Financial Value of Brands in Mergers and Acquisitions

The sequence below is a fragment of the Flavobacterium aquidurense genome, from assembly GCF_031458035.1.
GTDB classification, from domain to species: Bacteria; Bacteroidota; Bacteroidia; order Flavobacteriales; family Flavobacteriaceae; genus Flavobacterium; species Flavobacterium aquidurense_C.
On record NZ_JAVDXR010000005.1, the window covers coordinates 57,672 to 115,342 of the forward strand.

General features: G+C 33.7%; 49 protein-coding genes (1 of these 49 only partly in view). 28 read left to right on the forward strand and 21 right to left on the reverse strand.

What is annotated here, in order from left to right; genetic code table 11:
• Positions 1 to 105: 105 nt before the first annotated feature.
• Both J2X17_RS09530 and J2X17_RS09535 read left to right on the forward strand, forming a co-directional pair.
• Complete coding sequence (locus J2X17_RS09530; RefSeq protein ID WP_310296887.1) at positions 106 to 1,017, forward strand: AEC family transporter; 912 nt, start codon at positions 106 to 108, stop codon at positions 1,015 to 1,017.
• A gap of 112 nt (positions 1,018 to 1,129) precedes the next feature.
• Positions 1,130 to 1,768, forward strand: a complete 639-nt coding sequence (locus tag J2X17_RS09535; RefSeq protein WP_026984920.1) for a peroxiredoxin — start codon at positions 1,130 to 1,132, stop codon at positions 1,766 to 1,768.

In mergers and acquisitions (M&As), brands account for significant but heterogeneous proportions of overall transaction value. The marketing literature focuses on the drivers of financial value of brands when there is no change in the ownership of brands. However, in M&As, the value of brands also depends on how their new owners leverage them. This study identifies both the target and the acquirer firm characteristics that affect the value of a target firm’s brands in M&As. The study uses audited measures of acquired brand value from Securities and Exchange Commission filings (made available as a result of recent statutory reporting requirements) along with data collected from diverse secondary sources. The empirical test of the model is based on 133 M&A transactions in which acquirers attribute value to target firms’ brands. The results indicate that acquirer and target marketing capabilities and brand portfolio diversity have positive effects on a target firm’s brand value. The positive impact of acquirer brand portfolio diversity and target marketing capability is lower when the M&A is synergistic than when it is nonsynergistic. The findings are robust to various model specifications, measures, endogeneity, and sample selection.